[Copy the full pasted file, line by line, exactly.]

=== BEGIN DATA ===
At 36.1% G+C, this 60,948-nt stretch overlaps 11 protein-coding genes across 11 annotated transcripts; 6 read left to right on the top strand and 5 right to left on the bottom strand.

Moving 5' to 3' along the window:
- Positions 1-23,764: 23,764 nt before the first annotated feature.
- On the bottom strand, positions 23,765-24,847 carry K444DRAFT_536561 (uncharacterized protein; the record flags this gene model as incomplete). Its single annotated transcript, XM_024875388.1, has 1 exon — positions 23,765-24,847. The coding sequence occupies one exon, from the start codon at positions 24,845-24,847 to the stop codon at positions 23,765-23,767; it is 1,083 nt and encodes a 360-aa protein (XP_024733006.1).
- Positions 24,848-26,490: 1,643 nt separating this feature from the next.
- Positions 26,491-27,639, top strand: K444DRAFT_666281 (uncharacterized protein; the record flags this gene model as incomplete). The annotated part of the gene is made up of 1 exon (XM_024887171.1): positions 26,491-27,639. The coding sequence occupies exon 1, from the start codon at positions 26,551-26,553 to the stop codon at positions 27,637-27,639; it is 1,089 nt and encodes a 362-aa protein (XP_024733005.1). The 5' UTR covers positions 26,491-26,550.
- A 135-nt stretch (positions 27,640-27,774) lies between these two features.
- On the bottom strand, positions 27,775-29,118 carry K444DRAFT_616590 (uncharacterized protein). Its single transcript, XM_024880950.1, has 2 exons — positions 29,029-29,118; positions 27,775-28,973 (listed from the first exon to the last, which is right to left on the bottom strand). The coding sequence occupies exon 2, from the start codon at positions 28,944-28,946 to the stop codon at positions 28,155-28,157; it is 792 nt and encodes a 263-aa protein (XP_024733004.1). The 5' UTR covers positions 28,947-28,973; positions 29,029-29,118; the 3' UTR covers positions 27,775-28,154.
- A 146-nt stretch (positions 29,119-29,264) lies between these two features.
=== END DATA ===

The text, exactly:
At 36.1% G+C, this 60,948-nt stretch overlaps 11 protein-coding genes across 11 annotated transcripts; 6 read left to right on the top strand and 5 right to left on the bottom strand.

Moving 5' to 3' along the window:
- Positions 1-23,764: 23,764 nt before the first annotated feature.
- On the bottom strand, positions 23,765-24,847 carry K444DRAFT_536561 (uncharacterized protein; the record flags this gene model as incomplete). Its single annotated transcript, XM_024875388.1, has 1 exon — positions 23,765-24,847. The coding sequence occupies one exon, from the start codon at positions 24,845-24,847 to the stop codon at positions 23,765-23,767; it is 1,083 nt and encodes a 360-aa protein (XP_024733006.1).
- Positions 24,848-26,490: 1,643 nt separating this feature from the next.
- Positions 26,491-27,639, top strand: K444DRAFT_666281 (uncharacterized protein; the record flags this gene model as incomplete). The annotated part of the gene is made up of 1 exon (XM_024887171.1): positions 26,491-27,639. The coding sequence occupies exon 1, from the start codon at positions 26,551-26,553 to the stop codon at positions 27,637-27,639; it is 1,089 nt and encodes a 362-aa protein (XP_024733005.1). The 5' UTR covers positions 26,491-26,550.
- A 135-nt stretch (positions 27,640-27,774) lies between these two features.
- On the bottom strand, positions 27,775-29,118 carry K444DRAFT_616590 (uncharacterized protein). Its single transcript, XM_024880950.1, has 2 exons — positions 29,029-29,118; positions 27,775-28,973 (listed from the first exon to the last, which is right to left on the bottom strand). The coding sequence occupies exon 2, from the start codon at positions 28,944-28,946 to the stop codon at positions 28,155-28,157; it is 792 nt and encodes a 263-aa protein (XP_024733004.1). The 5' UTR covers positions 28,947-28,973; positions 29,029-29,118; the 3' UTR covers positions 27,775-28,154.
- A 146-nt stretch (positions 29,119-29,264) lies between these two features.